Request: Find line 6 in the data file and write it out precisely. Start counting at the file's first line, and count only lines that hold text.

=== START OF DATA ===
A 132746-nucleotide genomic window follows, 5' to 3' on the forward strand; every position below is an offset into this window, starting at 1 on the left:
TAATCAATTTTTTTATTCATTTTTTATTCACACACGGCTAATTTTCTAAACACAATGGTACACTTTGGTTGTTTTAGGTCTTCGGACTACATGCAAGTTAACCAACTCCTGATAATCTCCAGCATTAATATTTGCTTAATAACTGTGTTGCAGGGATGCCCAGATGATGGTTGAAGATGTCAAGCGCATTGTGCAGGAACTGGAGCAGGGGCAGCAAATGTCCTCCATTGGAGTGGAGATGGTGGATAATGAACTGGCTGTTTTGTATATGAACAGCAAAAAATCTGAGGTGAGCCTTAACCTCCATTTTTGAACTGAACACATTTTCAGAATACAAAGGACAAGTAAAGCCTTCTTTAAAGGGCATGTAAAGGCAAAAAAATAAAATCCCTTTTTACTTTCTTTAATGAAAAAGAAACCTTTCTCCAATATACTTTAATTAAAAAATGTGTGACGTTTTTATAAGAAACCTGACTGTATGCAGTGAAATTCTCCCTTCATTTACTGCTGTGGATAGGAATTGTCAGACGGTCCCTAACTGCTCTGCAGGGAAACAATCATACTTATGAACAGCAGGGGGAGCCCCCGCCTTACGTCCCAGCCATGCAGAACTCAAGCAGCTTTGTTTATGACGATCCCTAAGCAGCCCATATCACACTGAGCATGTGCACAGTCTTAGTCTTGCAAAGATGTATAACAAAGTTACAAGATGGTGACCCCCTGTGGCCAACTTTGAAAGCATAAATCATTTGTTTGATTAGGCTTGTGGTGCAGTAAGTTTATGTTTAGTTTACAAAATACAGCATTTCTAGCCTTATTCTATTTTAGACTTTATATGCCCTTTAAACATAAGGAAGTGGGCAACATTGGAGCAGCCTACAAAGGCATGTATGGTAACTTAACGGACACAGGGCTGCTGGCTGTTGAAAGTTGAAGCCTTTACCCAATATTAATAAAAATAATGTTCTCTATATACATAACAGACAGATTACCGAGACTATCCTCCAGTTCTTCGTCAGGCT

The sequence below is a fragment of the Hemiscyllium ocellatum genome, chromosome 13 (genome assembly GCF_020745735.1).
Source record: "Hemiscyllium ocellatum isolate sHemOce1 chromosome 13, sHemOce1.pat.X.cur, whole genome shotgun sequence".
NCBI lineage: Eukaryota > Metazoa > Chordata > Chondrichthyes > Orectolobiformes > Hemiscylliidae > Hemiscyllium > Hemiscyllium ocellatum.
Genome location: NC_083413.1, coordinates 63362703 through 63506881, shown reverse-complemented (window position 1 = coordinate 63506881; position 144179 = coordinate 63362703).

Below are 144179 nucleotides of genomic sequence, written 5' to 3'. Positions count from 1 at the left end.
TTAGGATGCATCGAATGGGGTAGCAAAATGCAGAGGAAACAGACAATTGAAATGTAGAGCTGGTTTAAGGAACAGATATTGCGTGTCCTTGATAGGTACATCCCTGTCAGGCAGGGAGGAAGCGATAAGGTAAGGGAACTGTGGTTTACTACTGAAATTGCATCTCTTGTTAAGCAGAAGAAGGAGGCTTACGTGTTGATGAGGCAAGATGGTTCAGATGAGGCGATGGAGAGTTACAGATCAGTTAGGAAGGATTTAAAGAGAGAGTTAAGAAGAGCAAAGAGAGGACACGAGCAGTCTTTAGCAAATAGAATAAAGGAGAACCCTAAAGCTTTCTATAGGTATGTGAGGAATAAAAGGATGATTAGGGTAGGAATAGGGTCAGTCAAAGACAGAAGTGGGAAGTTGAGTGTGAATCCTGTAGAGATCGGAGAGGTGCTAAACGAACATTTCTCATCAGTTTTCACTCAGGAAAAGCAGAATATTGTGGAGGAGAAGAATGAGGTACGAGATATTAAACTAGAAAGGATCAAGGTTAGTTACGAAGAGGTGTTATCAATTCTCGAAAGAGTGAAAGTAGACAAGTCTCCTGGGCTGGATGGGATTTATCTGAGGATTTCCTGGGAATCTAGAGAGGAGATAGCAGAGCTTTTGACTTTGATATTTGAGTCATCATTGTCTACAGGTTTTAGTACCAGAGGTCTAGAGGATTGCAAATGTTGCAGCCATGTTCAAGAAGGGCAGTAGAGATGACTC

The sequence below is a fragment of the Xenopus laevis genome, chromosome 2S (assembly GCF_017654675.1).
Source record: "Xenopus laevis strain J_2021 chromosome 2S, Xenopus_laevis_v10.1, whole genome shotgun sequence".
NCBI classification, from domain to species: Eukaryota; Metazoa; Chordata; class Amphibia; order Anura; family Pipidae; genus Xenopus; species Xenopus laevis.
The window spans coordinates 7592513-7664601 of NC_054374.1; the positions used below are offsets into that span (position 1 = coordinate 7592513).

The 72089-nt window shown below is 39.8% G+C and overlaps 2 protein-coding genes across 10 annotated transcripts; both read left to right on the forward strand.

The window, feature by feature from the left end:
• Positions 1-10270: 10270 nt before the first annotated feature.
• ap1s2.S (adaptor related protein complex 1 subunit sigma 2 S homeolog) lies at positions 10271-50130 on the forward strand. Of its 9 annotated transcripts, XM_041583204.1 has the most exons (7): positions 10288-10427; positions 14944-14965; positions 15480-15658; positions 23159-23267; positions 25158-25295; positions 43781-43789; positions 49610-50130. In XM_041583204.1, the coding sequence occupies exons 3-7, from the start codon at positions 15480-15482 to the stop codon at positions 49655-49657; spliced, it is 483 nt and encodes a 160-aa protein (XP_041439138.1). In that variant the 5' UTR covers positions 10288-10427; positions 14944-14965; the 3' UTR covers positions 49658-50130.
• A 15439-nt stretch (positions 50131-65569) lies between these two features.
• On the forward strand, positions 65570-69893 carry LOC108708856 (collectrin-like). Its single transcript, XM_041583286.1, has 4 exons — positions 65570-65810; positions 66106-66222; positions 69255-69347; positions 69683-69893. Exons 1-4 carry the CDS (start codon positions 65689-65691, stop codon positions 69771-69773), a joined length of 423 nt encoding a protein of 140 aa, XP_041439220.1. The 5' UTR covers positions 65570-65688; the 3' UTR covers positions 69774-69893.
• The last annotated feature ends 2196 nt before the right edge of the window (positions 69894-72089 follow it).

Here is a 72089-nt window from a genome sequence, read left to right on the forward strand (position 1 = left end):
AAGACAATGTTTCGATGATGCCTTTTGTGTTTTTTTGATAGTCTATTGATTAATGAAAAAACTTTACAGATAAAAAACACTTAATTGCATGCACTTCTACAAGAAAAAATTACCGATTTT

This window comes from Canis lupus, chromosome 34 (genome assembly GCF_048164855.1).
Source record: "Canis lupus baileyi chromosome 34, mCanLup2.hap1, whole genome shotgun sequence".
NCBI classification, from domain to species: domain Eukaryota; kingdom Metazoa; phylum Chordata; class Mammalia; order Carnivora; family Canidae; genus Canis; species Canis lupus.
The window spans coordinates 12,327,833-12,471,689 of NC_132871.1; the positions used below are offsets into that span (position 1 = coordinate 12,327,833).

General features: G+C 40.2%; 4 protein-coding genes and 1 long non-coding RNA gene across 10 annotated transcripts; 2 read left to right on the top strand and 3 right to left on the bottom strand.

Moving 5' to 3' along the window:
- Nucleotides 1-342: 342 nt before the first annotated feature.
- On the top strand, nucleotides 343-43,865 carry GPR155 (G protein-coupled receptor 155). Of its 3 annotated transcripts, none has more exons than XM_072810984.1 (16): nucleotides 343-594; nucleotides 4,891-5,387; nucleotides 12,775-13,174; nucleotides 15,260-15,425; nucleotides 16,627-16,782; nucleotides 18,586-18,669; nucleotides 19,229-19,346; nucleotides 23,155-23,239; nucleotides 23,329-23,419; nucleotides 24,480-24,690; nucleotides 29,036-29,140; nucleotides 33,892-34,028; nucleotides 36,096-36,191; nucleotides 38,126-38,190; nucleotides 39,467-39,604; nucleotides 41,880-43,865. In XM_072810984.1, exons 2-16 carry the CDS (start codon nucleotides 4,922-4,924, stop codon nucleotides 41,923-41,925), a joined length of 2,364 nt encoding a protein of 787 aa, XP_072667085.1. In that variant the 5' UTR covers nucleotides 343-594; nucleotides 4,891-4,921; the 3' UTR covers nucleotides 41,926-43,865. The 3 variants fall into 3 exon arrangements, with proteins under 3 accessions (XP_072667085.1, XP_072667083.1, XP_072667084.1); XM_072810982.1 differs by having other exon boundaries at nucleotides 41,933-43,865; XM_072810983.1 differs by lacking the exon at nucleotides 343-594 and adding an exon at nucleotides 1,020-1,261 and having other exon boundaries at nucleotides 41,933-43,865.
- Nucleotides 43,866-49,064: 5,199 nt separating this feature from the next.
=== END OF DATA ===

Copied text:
Genome location: NC_083413.1, coordinates 63362703 through 63506881, shown reverse-complemented (window position 1 = coordinate 63506881; position 144179 = coordinate 63362703).